In connection with item III above, if the top of your drawing is oriented toward the left margin, then your “FIG.” identifier for the drawing must be oriented the same way (with the top toward the left margin, the “F” toward the bottom margin, and the ‘G” toward the top margin). Also note that your “FIG.” identifiers for your drawings must match the “FIG.” text used in the “Brief Description of the Drawings” section of your specification, discussed below at VI.

Each sheet should be numbered consecutively using the format of “x / y,” where “x” is the sheet number and “y” is the total number of sheets.  The sheet numbers should appear in the middle of the top of the page, but not within the margin.  If the drawing comes too close to the middle of the top margin, the sheet number may be placed on the right-hand side.[6] 

Each drawing sheet may also contain an application identifier located in the top margin.  If included, it should contain the title of the application, the first-named inventor’s name, and an application number or docket number.[7] 

VI. Brief description of the drawings

The Specification must include a brief description of each drawing.  Each enumerated drawing must have its own brief description.  Thus, for example, where the drawings include FIG. 1A and FIG. 1B, there must be a separate brief description for each of FIG. 1A and FIG. 1B.  If the brief description only refers to FIG. 1, the Specification will be objected to.  Likewise, if the figure label only refers to FIG. 1, but the Specification refers to FIG. 1A and 1B, the Specification will be objected to. Similarly, if you label separate panels of a drawing as “A” and “B” but label the full drawing as FIG. 1, then the specification paragraph that describes the drawing must refer to it as “FIG. 1” and not “FIGS. 1A & 1B”.[8]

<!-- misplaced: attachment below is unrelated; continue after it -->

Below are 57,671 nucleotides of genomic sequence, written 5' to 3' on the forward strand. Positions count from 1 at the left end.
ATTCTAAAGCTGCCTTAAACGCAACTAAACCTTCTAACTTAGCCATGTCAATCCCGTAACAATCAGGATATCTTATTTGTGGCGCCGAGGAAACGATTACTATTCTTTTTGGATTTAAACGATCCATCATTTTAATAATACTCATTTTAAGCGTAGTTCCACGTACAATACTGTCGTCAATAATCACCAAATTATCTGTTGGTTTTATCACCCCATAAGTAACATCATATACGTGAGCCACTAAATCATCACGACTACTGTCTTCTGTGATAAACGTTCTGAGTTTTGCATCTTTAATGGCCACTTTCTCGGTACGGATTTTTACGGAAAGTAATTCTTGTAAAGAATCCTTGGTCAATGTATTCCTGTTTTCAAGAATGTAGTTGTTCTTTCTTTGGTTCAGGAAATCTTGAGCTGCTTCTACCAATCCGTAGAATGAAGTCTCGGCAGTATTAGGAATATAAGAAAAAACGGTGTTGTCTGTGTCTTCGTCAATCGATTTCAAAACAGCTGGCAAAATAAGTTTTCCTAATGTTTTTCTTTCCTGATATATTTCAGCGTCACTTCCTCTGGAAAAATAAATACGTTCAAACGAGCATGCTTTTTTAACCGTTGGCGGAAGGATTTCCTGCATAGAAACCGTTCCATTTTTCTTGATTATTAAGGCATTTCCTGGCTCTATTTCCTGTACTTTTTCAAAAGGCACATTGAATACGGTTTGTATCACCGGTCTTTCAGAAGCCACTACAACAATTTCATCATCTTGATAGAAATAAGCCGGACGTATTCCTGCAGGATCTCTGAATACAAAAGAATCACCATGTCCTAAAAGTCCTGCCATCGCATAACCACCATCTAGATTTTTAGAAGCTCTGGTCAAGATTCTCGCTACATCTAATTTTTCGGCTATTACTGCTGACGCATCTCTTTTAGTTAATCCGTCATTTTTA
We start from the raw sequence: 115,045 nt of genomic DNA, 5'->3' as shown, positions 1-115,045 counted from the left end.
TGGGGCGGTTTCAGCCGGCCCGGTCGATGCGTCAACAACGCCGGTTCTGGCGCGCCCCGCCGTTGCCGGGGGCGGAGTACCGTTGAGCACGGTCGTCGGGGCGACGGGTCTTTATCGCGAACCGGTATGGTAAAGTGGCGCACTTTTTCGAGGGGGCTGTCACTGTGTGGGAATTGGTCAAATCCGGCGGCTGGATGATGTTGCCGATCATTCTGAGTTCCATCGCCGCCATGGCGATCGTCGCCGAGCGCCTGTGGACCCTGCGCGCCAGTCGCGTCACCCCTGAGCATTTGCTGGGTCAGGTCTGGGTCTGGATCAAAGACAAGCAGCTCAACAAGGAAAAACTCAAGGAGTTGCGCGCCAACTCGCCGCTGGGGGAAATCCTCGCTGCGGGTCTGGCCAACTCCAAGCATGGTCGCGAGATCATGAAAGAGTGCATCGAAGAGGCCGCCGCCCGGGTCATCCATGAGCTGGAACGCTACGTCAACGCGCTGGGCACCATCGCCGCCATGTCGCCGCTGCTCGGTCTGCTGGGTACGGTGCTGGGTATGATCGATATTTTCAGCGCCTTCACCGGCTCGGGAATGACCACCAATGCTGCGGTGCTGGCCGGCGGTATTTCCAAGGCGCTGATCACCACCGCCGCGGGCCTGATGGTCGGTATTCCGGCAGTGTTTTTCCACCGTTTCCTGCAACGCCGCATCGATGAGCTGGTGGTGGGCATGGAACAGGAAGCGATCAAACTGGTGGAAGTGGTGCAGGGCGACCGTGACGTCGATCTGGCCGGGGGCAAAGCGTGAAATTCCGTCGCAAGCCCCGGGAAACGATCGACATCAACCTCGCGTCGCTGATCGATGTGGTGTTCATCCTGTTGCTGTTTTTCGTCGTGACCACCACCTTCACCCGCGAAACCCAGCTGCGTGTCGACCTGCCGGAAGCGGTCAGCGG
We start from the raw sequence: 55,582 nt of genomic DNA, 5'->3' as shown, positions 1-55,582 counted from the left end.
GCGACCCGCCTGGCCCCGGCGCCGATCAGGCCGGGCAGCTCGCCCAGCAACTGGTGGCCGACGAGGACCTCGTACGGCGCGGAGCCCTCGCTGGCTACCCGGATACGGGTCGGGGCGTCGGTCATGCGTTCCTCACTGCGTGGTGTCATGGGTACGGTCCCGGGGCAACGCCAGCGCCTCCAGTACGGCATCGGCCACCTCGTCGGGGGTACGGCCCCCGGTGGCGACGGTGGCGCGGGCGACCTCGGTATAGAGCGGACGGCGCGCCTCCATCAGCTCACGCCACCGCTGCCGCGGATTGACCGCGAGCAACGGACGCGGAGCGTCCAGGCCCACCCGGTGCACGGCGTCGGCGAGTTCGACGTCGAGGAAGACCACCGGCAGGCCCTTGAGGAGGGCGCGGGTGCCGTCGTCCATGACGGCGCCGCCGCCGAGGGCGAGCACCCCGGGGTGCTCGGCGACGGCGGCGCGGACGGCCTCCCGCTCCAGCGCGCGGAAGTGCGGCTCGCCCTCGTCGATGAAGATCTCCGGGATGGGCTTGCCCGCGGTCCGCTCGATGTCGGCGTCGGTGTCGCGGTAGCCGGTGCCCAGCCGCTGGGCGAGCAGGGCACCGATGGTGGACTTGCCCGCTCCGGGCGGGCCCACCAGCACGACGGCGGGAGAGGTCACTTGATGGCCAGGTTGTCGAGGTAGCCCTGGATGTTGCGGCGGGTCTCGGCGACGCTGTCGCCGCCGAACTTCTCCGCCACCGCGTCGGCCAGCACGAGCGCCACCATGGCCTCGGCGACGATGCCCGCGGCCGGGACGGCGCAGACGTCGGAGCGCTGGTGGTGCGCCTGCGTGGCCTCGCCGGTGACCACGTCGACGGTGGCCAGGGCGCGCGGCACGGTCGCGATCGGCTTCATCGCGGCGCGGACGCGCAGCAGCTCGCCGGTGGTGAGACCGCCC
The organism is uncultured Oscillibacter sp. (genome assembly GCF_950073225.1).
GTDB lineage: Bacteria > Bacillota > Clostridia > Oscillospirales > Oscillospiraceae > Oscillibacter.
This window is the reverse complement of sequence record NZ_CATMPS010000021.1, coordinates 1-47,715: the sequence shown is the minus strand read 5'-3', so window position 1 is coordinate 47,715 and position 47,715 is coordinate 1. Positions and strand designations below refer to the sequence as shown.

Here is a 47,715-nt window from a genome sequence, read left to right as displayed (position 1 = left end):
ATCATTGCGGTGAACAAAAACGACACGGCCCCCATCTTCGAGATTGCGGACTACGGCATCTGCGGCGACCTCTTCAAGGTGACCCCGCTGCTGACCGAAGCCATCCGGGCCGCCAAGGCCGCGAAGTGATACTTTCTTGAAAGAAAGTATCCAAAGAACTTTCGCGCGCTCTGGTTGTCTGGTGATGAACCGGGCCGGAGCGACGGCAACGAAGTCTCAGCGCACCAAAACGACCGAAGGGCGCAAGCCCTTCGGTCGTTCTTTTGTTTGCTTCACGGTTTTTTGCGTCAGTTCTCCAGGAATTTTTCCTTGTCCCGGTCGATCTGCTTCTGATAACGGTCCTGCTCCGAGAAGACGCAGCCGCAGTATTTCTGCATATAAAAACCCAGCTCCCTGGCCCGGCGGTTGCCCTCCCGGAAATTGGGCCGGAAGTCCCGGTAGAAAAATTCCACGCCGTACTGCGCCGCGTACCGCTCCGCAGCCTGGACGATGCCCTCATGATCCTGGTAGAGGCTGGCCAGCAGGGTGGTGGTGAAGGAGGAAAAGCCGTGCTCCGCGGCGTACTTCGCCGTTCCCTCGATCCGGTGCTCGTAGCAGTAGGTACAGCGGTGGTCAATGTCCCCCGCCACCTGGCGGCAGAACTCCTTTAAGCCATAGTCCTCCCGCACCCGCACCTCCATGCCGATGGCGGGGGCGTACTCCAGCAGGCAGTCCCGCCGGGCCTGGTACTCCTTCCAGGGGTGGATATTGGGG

VII. Color drawings or photographs

The figures typically must be either black and white drawings or black and white photographs.  However, color drawings may be included when they are “the only practical medium” to convey the information being conveyed by the figure.[9]  The color drawing or photograph must be of sufficient quality that it can be reproduced in black and white in the printed patent.  Any time a color drawing is filed, it must be accompanied by a petition for entry, payment of the fee set forth in 37 C.F.R. § 1.17(h), and inclusion of the following statement as the first paragraph of the Brief Description of the Drawings section:

The patent or application file contains at least one drawing executed in color. Copies of this patent or patent application publication with color drawing(s) will be provided by the Office upon request and payment of the necessary fee.

When filed in paper (which is rare), three (3) copies of the color drawing must be submitted.  This is not required when filed via EFS-Web.

There you have it.  Next time you are preparing drawings for a patent application, be sure to remember these tips.  And remember, working out the smaller details upfront can reduce headache and frustration later.

[1] 37 C.F.R. 1.84 (f) & (g).
[2] 37 C.F.R. 1.84 (i).
[3] 37 C.F.R. 1.84 (p)(3).
[4] 37 C.F.R. 1.84 (i).
[5] 37 C.F.R. 1.84 (u).
[6] 37 C.F.R. 1.84 (t).
[7] 37 C.F.R. 1.84 (c). 
[8] 37 C.F.R. 1.74 and M.P.E.P. 608.01(f).
[9] 37 C.F.R. 1.84 (a)(2) and (b). 


We use cookies to give you the best online experience. By agreeing you accept the use of cookies in accordance with our cookie policy.